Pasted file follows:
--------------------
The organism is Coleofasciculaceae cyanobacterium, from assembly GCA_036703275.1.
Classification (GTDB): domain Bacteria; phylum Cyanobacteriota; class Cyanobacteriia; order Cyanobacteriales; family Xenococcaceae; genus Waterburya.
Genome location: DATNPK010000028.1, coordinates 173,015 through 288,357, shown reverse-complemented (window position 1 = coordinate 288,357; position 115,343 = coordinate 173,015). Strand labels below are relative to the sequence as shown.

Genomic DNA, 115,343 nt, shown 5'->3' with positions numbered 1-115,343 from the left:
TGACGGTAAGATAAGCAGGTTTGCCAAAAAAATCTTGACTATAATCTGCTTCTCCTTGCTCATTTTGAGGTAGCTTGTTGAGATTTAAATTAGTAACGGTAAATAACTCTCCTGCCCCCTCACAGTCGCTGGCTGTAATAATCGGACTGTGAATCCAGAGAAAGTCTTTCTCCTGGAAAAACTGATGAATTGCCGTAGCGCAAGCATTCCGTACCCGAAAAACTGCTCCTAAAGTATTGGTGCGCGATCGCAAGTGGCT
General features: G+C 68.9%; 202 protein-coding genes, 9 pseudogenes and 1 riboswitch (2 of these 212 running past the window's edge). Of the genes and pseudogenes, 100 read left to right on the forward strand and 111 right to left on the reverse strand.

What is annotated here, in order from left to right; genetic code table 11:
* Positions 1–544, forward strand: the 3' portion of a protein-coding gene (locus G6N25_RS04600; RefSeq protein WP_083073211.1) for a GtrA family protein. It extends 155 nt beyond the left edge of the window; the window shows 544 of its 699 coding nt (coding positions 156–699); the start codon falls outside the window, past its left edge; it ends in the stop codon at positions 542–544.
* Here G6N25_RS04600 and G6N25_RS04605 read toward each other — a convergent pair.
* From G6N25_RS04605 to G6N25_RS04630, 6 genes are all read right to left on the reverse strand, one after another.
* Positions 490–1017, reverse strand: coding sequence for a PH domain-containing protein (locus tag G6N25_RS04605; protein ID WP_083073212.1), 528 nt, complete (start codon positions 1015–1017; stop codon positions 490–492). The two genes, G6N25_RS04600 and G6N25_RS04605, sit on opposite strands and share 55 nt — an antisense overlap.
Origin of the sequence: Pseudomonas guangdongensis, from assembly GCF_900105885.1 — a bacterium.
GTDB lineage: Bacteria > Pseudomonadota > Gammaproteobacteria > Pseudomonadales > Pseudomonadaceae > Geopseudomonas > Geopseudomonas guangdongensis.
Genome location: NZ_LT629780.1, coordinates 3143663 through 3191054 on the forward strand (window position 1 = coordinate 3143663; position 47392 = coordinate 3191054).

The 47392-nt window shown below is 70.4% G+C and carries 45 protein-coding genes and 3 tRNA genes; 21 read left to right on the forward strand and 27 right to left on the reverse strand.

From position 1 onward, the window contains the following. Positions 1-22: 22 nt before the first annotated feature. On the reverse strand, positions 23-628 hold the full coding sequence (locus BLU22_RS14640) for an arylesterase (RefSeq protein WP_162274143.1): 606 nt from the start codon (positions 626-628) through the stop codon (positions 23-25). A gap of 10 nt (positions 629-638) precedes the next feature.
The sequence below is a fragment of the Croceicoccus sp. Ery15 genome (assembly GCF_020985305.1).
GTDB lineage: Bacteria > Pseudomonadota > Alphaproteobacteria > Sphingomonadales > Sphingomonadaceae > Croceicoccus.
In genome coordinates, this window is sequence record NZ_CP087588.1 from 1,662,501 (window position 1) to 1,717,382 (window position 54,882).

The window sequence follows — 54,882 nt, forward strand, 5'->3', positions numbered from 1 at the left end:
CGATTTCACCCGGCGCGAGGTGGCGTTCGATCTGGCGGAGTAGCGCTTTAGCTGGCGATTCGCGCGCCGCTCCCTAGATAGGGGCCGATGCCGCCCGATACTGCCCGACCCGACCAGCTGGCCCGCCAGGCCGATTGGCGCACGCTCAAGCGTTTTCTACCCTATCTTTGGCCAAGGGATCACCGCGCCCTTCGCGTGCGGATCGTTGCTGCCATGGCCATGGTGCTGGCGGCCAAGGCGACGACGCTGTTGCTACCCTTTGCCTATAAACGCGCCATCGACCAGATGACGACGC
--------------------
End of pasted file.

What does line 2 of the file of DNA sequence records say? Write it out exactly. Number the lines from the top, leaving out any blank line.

Classification (GTDB): domain Bacteria; phylum Cyanobacteriota; class Cyanobacteriia; order Cyanobacteriales; family Xenococcaceae; genus Waterburya.